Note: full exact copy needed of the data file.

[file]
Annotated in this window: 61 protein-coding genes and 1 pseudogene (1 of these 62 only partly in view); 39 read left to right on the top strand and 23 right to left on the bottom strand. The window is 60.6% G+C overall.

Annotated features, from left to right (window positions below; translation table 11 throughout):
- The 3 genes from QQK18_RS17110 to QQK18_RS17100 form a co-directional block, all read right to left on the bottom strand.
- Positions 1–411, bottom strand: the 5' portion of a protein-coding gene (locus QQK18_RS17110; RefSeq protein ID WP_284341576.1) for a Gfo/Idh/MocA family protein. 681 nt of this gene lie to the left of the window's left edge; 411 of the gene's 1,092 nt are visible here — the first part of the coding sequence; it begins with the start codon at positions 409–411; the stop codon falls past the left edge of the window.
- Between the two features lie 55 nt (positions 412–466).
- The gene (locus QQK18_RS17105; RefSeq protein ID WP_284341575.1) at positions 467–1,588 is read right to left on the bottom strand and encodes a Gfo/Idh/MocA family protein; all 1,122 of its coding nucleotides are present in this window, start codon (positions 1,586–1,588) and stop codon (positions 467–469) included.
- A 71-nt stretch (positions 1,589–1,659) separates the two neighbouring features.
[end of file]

Annotated in this window: 61 protein-coding genes and 1 pseudogene (1 of these 62 only partly in view); 39 read left to right on the top strand and 23 right to left on the bottom strand. The window is 60.6% G+C overall.

Annotated features, from left to right (window positions below; translation table 11 throughout):
- The 3 genes from QQK18_RS17110 to QQK18_RS17100 form a co-directional block, all read right to left on the bottom strand.
- Positions 1–411, bottom strand: the 5' portion of a protein-coding gene (locus QQK18_RS17110; RefSeq protein ID WP_284341576.1) for a Gfo/Idh/MocA family protein. 681 nt of this gene lie to the left of the window's left edge; 411 of the gene's 1,092 nt are visible here — the first part of the coding sequence; it begins with the start codon at positions 409–411; the stop codon falls past the left edge of the window.
- Between the two features lie 55 nt (positions 412–466).
- The gene (locus QQK18_RS17105; RefSeq protein ID WP_284341575.1) at positions 467–1,588 is read right to left on the bottom strand and encodes a Gfo/Idh/MocA family protein; all 1,122 of its coding nucleotides are present in this window, start codon (positions 1,586–1,588) and stop codon (positions 467–469) included.
- A 71-nt stretch (positions 1,589–1,659) separates the two neighbouring features.